Parental favoritism does long-term damage

Fairbanks Daily News-Miner Community Perspective

FAIRBANKS — I was astonished to learn that 70 percent of mothers admitted to having a favorite child, even after the children became adults.

This is the surprising finding of a survey of 275 Boston-area mothers in their 60s and 70s, conducted by psychologist Karl Pillemer at Cornell University and his colleagues.

Their children also perceived parental favoritism. Only 15 percent of children saw equal treatment from their mothers.

Mothers had favorite children for different reasons. One child may be more like the parents in personality and values or have a more sunny and outgoing personality. Typically mothers preferred the older child or the baby.

Mothers also felt closer to children who had illnesses the mothers believed were not under the child’s control.

In contrast, parents did not prefer children who suffered from problems they could control, like substance abuse. 

Parental favoritism affects not only young and adolescent children but also has negative effects even when the children become adults.

“It doesn’t matter if you are favored or not,” according to Karl Pillemer, “The perception of unequal treatment treatment has damaging effects for all children.

“The less favored kids my have ill will toward their mother or preferred sibling and being the favored child brings resentment from siblings, and the added weight of greater parental expectations.”

That is exactly what happened to me and my brother. I was the favored child. But this caused long-term damage.

My brother resented me and we were not friends as children. We did not have a good relationship until we were in our sixties.

When my husband and I had three children, we made strenuous efforts to treat them all equally.

We tried to head off perceptions of favoritism. We were scrupulous, for example, in giving each of them the same number of Christmas gifts.

Now that they are adults, we are still scrupulous in treating our three children the same. I even keep a chart on my computer recording the expense of each child’s gifts so we can treat them equally.

Our adult children understand very well that we are trying hard to treat them the same. In fact, they have told us that we don’t have to be so scrupulous. It doesn’t matter to them, they say, if one kid’s present costs a little more than the others.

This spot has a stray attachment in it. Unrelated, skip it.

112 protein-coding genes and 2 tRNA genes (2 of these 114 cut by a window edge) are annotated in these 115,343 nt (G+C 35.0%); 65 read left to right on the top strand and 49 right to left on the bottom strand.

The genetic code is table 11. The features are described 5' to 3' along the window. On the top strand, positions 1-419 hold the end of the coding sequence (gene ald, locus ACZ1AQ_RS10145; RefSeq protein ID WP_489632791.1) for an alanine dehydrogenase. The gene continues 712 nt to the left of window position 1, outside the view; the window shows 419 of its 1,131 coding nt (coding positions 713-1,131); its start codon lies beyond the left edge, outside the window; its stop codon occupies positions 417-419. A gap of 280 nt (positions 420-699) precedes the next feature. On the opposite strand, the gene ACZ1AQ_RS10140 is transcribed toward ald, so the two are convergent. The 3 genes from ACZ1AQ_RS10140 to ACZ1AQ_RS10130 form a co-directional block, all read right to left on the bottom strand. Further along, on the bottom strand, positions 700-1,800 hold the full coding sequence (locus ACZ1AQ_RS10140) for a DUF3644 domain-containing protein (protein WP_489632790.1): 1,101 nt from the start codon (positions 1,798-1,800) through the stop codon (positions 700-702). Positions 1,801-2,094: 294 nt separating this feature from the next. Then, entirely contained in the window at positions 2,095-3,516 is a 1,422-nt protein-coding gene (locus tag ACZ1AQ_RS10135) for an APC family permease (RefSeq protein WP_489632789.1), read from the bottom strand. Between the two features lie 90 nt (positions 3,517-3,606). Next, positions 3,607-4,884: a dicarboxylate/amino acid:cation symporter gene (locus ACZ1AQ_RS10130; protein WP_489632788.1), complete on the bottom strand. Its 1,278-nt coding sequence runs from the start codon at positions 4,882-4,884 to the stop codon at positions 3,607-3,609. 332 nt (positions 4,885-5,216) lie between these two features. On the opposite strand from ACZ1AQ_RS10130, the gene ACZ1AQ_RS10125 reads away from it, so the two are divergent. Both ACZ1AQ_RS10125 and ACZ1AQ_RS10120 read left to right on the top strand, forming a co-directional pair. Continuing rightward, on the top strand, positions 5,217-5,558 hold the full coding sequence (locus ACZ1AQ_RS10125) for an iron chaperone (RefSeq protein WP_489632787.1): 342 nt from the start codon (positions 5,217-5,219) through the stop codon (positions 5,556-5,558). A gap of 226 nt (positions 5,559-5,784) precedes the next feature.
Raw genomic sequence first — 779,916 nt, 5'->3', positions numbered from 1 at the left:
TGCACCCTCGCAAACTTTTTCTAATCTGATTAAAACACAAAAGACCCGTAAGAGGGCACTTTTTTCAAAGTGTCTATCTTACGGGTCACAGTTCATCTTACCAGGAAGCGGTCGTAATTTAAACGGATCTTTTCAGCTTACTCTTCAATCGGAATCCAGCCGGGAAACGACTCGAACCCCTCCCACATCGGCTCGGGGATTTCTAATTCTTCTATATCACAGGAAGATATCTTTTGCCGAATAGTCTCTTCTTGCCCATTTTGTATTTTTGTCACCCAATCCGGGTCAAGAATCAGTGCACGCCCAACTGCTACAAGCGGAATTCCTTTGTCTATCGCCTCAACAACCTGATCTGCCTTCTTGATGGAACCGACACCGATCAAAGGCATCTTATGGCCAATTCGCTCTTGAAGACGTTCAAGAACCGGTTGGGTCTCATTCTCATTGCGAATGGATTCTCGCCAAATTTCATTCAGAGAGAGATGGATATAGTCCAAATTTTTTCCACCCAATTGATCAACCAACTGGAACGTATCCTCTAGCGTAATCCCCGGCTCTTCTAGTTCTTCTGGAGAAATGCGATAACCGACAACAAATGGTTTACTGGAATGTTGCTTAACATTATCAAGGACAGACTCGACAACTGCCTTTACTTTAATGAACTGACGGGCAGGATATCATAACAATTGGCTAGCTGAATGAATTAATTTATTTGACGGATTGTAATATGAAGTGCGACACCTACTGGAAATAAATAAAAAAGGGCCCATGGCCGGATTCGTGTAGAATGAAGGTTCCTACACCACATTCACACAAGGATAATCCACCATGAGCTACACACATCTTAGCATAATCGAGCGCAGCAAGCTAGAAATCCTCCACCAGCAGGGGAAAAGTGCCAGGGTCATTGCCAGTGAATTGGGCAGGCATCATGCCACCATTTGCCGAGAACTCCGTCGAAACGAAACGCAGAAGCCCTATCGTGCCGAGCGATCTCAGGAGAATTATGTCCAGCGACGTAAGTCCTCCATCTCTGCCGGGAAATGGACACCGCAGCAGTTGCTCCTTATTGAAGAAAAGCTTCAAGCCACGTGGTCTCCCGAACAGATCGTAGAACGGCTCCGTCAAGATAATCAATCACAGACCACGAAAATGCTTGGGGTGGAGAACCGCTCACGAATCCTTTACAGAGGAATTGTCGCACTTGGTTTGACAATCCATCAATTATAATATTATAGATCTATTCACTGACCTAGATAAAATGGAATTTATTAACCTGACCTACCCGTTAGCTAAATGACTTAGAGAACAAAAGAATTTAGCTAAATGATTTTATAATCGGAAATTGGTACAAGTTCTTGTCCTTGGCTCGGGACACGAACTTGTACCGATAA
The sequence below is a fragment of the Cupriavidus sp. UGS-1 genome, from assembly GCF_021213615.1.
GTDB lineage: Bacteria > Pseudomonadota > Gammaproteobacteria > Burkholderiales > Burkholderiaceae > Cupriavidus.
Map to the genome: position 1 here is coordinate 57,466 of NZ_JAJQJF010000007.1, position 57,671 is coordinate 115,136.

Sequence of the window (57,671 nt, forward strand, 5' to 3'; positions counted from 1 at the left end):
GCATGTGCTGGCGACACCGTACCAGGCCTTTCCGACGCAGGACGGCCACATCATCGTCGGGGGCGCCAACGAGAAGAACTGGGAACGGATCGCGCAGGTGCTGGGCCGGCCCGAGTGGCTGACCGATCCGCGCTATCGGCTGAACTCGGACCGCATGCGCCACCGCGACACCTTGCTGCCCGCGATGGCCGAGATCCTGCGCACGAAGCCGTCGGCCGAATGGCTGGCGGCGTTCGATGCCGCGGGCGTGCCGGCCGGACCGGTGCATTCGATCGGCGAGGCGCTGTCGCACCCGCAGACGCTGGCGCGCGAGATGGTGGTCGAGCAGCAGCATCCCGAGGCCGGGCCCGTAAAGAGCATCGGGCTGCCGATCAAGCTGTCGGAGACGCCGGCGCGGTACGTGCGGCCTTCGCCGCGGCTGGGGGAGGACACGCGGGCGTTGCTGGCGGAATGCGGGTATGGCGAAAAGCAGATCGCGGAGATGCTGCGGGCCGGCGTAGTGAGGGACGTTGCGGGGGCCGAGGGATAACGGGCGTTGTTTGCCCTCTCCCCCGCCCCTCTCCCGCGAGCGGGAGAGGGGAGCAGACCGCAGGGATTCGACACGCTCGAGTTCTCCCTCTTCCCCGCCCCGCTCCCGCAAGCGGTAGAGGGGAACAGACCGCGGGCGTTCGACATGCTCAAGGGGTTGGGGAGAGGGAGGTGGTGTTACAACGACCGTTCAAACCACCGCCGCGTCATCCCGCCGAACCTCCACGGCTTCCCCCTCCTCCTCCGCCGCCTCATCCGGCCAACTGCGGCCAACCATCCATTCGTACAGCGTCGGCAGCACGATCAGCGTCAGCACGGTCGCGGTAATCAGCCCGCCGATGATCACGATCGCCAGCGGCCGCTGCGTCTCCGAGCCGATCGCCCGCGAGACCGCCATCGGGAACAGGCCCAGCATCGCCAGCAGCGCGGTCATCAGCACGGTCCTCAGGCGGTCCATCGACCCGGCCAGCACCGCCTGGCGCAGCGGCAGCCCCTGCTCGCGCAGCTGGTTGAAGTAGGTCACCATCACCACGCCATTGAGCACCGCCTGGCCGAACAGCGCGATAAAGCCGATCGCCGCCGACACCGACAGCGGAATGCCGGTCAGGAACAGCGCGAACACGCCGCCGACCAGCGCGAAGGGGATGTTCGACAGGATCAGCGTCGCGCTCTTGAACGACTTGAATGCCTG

The issue of treating children the same rears its ugly head particularly when parents make out their wills. One child may be wealthy while another may be struggling. One child may have a close relationship with his or her parents, helping them out as they age, while the other child ignores them.

Even in these circumstances, most lawyers try to convince the parents to divide their wealth equally. Unequal division of wealth by the parents often undermines the children’s relationships with each other. Parental favoritism certainly affects how children remember their parents.

Being the favored child has long-term consequences, studies show, and the favored child is not always the winner.

“Whether mom’s golden child or her black sheep, siblings who sense that their mother consistently favors or rejects one child are more likely to show depressive symptoms as middle-aged adults” finds Cornell gerontologist Karl Pillemer in a study reported in Science Daily.

It’s easy to say parents should treat all children equally, but hard to do, especially when parents genuinely like one child far more than the others. It’s especially hard to do when one child is nicer to the parents than others.

The best way to prevent favoritism, I have found, is to communicate clearly you are treating your children equally with regard to presents, privileges and expensive outlays like paying for college. And then do it.

Judith Kleinfeld, a longtime columnist for the Daily News-Miner, holds a doctorate from Harvard and is a psychology professor emeritus at the University of Alaska Fairbanks.

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